And what would you have done? If you know something is superior, what would you do? See, North vs. South American Civil War. See, French Revolution. See, Napoleonic Wars. See, Alexander. See, Lennin. See, Cromwell's revolution in England. See, WWII. I don't see how you can create change, how you can bring forth something you desire, you know is better without force. Without the Allies, Nazi Germany would retain power. Without Grant, South would have slavery, etc.
Last edited by infernovia on Wed Sep 14, 2011 4:37 am UTC, edited 1 time in total.

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Re: Che Guevara: Hero or Scum?

Postby CorruptUser » Wed Sep 14, 2011 4:36 am UTC

But we in the West know that our system is superior to others! Therefore it's ok to invade all other countries on earth and force them to adopt our values, and all those who are murdered in our wake are just collateral damage.

Of course, those in the Middle East know their system is superior to others. Therefore it's ok to invade all other countries on earth and force them to adopt their values, and all those who are murdered in their wake are just collateral damage.

And India has its own system which it knows is superior. Therefore it's ok to invade all other countries on earth and force them to adopt their values, and all those who are murdered in their wake are just collateral damage.

And China has its own system which it knows is superior. Therefore it's ok to invade all other countries on earth and force them to adopt their values, and all those who are murdered in their wake are just collateral damage.

And Russia, and every other culture on earth.

There is a reason the UN includes the right to self determination in its charter. Forcing people to adopt your belief system is the very definition of Fascism.
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Re: Che Guevara: Hero or Scum?

Postby infernovia » Wed Sep 14, 2011 4:40 am UTC

Are you actually replying to me or what? I am not sure, but since there hasn't been any posts between yours and mine, I have to assume it is directed at me. The only thing I can't figure out is what that has to do with anything.

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Re: Che Guevara: Hero or Scum?

Postby CorruptUser » Wed Sep 14, 2011 4:45 am UTC

You are saying it was ok for Che to go into other places to spread communism, force people to adopt his system, even if it meant people had to be murdered, because he knew he was right. The ends justifies the means, and so forth.

I'm replying that that logic can justify nearly every war in existence, that every atrocity in the world is acceptable so long as it's 'for a good cause'.

I can't eat that tripe.

As for creating change without force, try Immanuel Kant's work. Though personally, I'm closer to Morganthau, oddly enough.
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Re: Che Guevara: Hero or Scum?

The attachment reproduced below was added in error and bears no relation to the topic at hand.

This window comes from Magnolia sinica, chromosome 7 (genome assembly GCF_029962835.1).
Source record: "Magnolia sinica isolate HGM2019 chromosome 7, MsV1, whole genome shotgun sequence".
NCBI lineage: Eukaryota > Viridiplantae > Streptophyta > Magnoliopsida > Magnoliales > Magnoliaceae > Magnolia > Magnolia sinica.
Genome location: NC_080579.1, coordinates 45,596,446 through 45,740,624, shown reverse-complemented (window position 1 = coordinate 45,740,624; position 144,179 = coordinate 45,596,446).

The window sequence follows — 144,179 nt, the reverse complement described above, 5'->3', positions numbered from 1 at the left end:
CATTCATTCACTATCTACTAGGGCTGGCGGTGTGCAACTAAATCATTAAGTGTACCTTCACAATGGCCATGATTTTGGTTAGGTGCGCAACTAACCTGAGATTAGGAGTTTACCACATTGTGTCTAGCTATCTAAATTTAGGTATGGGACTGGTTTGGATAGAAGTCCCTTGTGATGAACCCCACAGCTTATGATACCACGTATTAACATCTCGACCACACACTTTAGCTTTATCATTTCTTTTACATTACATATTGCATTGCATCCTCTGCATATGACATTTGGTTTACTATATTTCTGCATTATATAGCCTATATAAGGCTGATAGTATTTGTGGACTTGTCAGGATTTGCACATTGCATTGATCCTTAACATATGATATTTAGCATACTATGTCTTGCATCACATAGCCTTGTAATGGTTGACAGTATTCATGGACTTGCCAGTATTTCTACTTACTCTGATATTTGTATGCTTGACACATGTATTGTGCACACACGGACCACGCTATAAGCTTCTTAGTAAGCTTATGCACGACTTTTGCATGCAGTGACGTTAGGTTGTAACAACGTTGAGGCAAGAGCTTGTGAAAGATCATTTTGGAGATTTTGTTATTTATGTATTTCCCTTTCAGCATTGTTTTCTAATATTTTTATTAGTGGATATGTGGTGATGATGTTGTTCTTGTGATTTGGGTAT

Postby infernovia » Wed Sep 14, 2011 4:59 am UTC

So what America shouldn't have killed the Nazis because they were determining the fate of their nation and because America would be enforcing their belief of Constitutional Democracy to a fascist state?

Your extrapolations are extremely tedious and I am not going to get you to actually think about the complexity of the situation, nevermind staying on topic of Haiti and the history of Cuba/Southern America. So I am giving up.

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Re: Che Guevara: Hero or Scum?

Postby CorruptUser » Wed Sep 14, 2011 5:02 am UTC

Except the (godwin's law) were forcing their own belief system (and worse) onto others. As were the southern slave owners. And the French nobility. And the Church/any-fundamentalist-state-ever.

There is a huge difference between forcing someone else to adopt your system, and preventing someone else from forcing their system on some third party (or you). And no, no arguments that preventing someone from forcing their system onto someone else is in itself forcing a system onto that person.

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Re: Che Guevara: Hero or Scum?

Postby Zamfir » Wed Sep 14, 2011 11:26 am UTC

And where does that leave Batista? Few people wonder whether it would be evil to bring someone like Castro to power in a well-functioning country. The question is, was it evil to help Castro to power as alternative to 1950s Cuba. Which was not a system anyone thought "superior" to anything, but a dictator who executed his opposition so he could sell his country to the Mafia. By 1957, I doubt even Batista himself considered his rule superior, instead of merely profitable.

There still a good argument that revolutions easily end up worse than before, even when the before is a depotic regime. Because it destroys important social structures, creates more hatred, can lead to a long term civil war, and because it brings the most power-hungry ruthless leaders to the front. But there surely has to be a line somewhere? A point where a regime is so bad that a violent revolution becomes a justifiable option, even if its outcomes are uncertain and unlikely to be paradise.

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Re: Che Guevara: Hero or Scum?

Postby CorruptUser » Wed Sep 14, 2011 4:51 pm UTC

Different people will have different 'lines', and I'm not sure which line is objectively right. One line could be disenfranchisement (Mandela and the Umkhonto we), another could be when genocide begins. Some will argue it should be when guns are banned, since that is the 'last' time you could mount an effective revolt. Others argue when it's when the free press is shut down (that's the line for me).